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<nettime> Royal Society of the Arts on Creativity, Innovation and Intell
nettime-l-request on Mon, 17 Oct 2005 13:27:15 +0200 (CEST)


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<nettime> Royal Society of the Arts on Creativity, Innovation and Intellectual Property


From: nettime's avid reader <nettime {AT} bbs.thing.net>

[reformatted at nettime]

From: Vera Franz <vfranz {AT} osieurope.org> 
To: ipr&publicdomain <ipr {AT} mailhost.soros.org>

On October 13 2005, the Adelphi Charter on Creativity, Innovation and Intellectual
Property [1] has been launched at the UK's Royal Society of the Arts. The Charter
sets out new principles for copyrights and patents, and calls on governments to
apply a new public interest test. It promotes a new, fair, user-friendly and
efficient way of approaching intellectual property policy in the 21st century. The
Charter was drafted by an International Commission [2] of artists, scientists,
lawyers, politicians, economists, academics and business experts. The Charter
Office is based at the Royal Society of Arts [3] in London which is concerned with
innovation in the arts, sciences and industry.

[1] www.adelphicharter.org 
[2] www.adelphicharter.org/group.asp 
[3] www.rsa.org.uk

The full text of the Charter is pasted below.
For media coverage see here:

The Economist 
http://www.economist.com/business/displayStory.cfm?story_id=5032375

James Boyle 
http://education.guardian.co.uk/higher/comment/story/0,9828,1591467,00.html

Gilberto Gil http://www.guardian.co.uk/g2/story/0,3604,1591933,00.html


***************************************************3

The Adelphi Charter on Creativity, Innovation and Intellectual Property

Humanity's capacity to generate new ideas and knowledge is its greatest asset. 
It is the source of art, science, innovation and economic development. 
Without it, individuals and societies stagnate.

This creative imagination requires access to the ideas, learning and culture 
of others, past and present.

Human rights call on us to ensure that everyone can create, access, use and 
share information and knowledge, enabling individuals,communities and 
societies to achieve their full potential.

Creativity and investment should be recognised and rewarded. The purpose of
intellectual property law (such as copyright and patents) should be, now as it was
in the past, to ensure both the sharing of knowledge and the rewarding of
innovation.

The expansion in the law?s breadth, scope and term over the last 30 years has
resulted in an intellectual property regime which is radically out of line with
modern technological, economic and social trends. This threatens the chain of
creativity and innovation on which we and future generations depend.

1. Laws regulating intellectual property must serve as means of achieving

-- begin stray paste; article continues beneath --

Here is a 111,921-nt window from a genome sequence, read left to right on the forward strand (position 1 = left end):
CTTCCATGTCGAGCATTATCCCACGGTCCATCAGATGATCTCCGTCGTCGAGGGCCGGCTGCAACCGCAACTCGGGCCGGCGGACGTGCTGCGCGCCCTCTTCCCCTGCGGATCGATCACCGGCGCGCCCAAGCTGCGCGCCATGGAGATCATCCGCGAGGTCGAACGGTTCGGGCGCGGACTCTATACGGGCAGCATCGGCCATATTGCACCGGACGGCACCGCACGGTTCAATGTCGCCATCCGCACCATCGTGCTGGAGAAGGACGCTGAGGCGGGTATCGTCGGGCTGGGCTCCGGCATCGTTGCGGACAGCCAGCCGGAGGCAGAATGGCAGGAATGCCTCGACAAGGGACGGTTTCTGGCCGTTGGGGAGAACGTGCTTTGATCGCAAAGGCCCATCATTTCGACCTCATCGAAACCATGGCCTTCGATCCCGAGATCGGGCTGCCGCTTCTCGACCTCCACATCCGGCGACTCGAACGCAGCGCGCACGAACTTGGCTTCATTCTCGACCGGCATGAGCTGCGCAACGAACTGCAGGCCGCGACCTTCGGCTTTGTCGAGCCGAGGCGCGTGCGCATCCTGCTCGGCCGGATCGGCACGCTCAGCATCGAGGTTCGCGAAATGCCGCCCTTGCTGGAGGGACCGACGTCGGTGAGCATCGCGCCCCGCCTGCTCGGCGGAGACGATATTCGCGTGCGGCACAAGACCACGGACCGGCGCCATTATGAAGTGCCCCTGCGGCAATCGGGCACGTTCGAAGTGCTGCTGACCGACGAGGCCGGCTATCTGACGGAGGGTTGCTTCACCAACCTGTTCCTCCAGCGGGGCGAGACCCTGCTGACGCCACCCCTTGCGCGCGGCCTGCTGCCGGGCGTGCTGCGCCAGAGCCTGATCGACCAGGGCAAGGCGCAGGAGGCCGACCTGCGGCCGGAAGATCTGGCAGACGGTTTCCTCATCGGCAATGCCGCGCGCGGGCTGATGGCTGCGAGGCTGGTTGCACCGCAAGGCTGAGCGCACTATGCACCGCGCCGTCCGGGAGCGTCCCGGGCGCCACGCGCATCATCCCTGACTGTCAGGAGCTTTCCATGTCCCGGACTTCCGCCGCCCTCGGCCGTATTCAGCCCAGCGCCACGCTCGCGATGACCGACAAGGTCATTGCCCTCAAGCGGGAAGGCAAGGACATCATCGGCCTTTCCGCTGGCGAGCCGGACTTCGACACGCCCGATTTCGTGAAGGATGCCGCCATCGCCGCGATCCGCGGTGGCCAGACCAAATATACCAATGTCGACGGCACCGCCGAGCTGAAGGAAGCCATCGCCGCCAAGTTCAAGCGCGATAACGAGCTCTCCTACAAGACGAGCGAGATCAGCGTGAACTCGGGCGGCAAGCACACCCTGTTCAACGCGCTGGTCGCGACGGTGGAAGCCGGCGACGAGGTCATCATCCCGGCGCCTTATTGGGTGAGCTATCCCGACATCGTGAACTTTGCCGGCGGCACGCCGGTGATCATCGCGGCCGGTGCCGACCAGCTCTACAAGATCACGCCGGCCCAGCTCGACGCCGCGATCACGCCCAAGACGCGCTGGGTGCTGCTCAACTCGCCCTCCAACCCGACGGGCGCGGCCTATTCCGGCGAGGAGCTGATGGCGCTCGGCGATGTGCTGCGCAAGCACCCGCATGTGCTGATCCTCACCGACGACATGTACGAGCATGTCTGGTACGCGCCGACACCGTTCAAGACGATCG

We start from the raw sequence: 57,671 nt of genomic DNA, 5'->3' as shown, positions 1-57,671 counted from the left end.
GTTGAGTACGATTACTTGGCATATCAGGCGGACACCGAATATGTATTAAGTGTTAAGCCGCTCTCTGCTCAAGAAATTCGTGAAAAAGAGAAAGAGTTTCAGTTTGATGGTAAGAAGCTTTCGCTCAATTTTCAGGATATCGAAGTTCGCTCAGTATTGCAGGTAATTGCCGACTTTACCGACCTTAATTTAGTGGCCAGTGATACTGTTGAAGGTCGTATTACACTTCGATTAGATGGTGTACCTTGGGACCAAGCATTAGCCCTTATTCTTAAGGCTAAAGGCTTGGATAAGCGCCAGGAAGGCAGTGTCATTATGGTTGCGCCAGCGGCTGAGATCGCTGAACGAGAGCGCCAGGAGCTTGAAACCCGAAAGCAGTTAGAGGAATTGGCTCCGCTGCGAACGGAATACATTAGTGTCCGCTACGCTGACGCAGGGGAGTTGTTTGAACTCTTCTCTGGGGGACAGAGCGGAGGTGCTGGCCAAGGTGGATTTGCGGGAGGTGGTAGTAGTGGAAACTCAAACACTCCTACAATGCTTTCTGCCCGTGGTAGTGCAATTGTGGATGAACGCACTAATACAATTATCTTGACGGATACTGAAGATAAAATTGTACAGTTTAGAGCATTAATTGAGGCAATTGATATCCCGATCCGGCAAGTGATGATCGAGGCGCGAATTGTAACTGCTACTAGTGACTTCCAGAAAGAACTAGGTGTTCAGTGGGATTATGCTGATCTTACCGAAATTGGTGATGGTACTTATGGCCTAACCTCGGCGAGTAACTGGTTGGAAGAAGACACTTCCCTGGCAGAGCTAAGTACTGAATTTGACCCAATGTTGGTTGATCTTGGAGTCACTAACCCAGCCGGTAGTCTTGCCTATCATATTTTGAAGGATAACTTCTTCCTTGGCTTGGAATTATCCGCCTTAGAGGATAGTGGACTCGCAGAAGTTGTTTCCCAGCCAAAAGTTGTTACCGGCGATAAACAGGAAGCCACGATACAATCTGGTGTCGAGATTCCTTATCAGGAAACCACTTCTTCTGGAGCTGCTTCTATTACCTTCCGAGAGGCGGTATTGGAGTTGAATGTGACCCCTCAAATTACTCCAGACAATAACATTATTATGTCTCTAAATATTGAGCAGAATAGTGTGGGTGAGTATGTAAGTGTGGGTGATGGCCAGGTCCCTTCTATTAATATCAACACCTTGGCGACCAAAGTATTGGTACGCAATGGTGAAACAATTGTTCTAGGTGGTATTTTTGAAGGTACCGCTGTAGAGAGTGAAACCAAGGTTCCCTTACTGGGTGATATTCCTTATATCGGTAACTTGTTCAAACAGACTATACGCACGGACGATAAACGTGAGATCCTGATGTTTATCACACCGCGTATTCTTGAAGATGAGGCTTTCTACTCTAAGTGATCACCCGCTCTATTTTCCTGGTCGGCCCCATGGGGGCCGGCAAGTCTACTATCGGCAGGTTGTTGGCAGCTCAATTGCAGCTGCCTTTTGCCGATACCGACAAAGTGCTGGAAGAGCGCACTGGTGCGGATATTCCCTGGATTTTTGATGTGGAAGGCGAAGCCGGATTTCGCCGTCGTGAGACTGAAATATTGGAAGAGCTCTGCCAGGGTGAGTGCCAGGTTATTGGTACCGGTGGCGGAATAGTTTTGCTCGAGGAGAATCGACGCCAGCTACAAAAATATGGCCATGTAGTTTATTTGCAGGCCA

creative, social and economic ends and not as ends in themselves.

2. These laws and regulations must serve, and never overturn, the basic human
rights to health, education, employment and cultural life.

3. The public interest requires a balance between the public domain and private
rights. It also requires a balance between the free competition that is essential
for economic vitality and the monopoly rights granted by intellectual property
laws.

4. Intellectual property protection must not be extended to abstract ideas, facts
or data.

5. Patents must not be extended over mathematical models, scientific theories,
computer code, methods for teaching, business processes, methods of medical
diagnosis, therapy or surgery.

6. Copyright and patents must be limited in time and their terms must not extend
beyond what is proportionate and necessary.

7. Government must facilitate a wide range of policies to stimulate access and
innovation, including non-proprietary models such as open source software
licensing and open access to scientific literature.

8. Intellectual property laws must take account of developing countries?  social
and economic circumstances.

9. In making decisions about intellectual property law, governments should adhere
to these rules:

* There must be an automatic presumption against creating new areas of
intellectual property protection, extending existing privileges or extending the
duration of rights.

* The burden of proof in such cases must lie on the advocates of change.

* Change must be allowed only if a rigorous analysis clearly demonstrates that it
will promote people?s basic rights and economic well-being.

* Throughout,there should be wide public consultation and a comprehensive,
objective and transparent assessment of public benefits and detriments.

We call upon governments and the international community to adopt these
principles.


Adelphi . London . 13 October 2005


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